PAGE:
Dinosaurs, Geysers & Mountains – An American Odyssey

Geology has played a central role in my life since the age of 16, having studied and worked all over the world in and around mining & geology.  In 1974 I met and subsequently married Barbara my now wife, also a geologist – the news headline after the wedding was “Marriage on the Rocks”.  Now retired we both still have a keen interest in the subject wherever and whenever relevant, are members of the Geologists’ Association and often go on our own and organised field trips.

Whilst working I regularly visited mining operations across North America but still had some personal unfinished geological business in the country which had hitherto eluded me. Therefore in 2016 Barbara and I undertook something of a geological pilgrimage to see the Grand Canyon and other iconic sites in Arizona and Southern Utah.  Notwithstanding, the USA is a big place with many other remarkable geological locations to see, so we recently set out on an extensive road trip through Wyoming, Montana, Utah and Colorado.  Naturally Yellowstone National Park was central to our plans but there was much, much more to see.

Given such a route the trip inevitably contained three main themes: dinosaurs, volcanic activity and plate tectonics.  Other than Yellowstone, we were less interested in conventional tourist attractions but more on the lesser known geological sites within these western states.  Whilst planning for the trip we came across the excellent Roadside Geology series of books (see Maps-Stats-Stuff section), which became an indispensable aid during the trip, helping to bring to life and provide insight into the geology and scenery as we passed through; I’ve long thought such books would be a great idea for the UK and have even thought of writing one – watch this space!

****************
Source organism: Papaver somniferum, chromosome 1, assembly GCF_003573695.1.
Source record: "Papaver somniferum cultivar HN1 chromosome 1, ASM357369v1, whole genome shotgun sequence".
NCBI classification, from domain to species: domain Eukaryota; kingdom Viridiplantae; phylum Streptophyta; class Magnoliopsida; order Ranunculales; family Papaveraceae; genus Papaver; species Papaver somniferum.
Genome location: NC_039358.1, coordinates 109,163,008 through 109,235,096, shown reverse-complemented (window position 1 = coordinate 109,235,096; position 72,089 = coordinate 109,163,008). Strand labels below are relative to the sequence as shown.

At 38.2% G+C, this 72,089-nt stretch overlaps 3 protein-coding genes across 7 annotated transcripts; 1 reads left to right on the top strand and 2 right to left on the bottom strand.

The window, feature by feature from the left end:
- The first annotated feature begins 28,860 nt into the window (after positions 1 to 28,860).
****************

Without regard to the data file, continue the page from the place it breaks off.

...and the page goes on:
Arriving in the USA from the UK into Denver, the first few days required driving some 600-miles across Wyoming to reach Yellowstone.  To most Wyoming might seem somewhat empty and devoid of interest at first glance but to a geologist it is one of the world’s premier locations.  Although the least populous state in the USA, Wyoming is renowned for its abundance of dinosaur fossils and vast oil fields, so our drive to Yellowstone would be anything but boring.

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Since first travelling to the USA I have been smitten by the vast open spaces that dominate much of the interior and on this trip we were to traverse many miles of such areas but first stop was a visit to the University of Wyoming Geological Museum (see above) in Laramie.  Coming from London and having visited many of the world’s larger cities I am accustomed to parking difficulties but Laramie easily surpasses them all.  After more than an hour driving around in circles we gave up, checked-in at our hotel on the outskirts of town and, with some further difficulty, took a taxi back to the museum; Laramie seriously needs to address car parking if it wants to attract visitors!

Despite the aforesaid difficulty, the visit to the museum was well worth it.  Of course, being in Wyoming the collection of dinosaurs (sse picture above) and numerous other paleontological marvels was outstanding but looking around the adjacent corridors of the geology department there was also much else of interest.  The museum sits at the heart of an impressive geoscience complex that would be the envy of any British faculty, which includes the geology department and research facilities, the state geological survey, Earth Sciences and the Bureau of Mines.

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Heading out the next day from Laramie en route to Thermopolis via Casper, we were treated to an enthralling example of America’s magnificent desolation at its best along the US30 road (see above).  Rich brown grass glowed in the early morning sun, cloaking the rolling hills which stretched in all direction as far as the eye can see, interrupted only by the tarmac of our road following the adjacent rail line and accompanying phone lines, all disappearing into the distant horizon.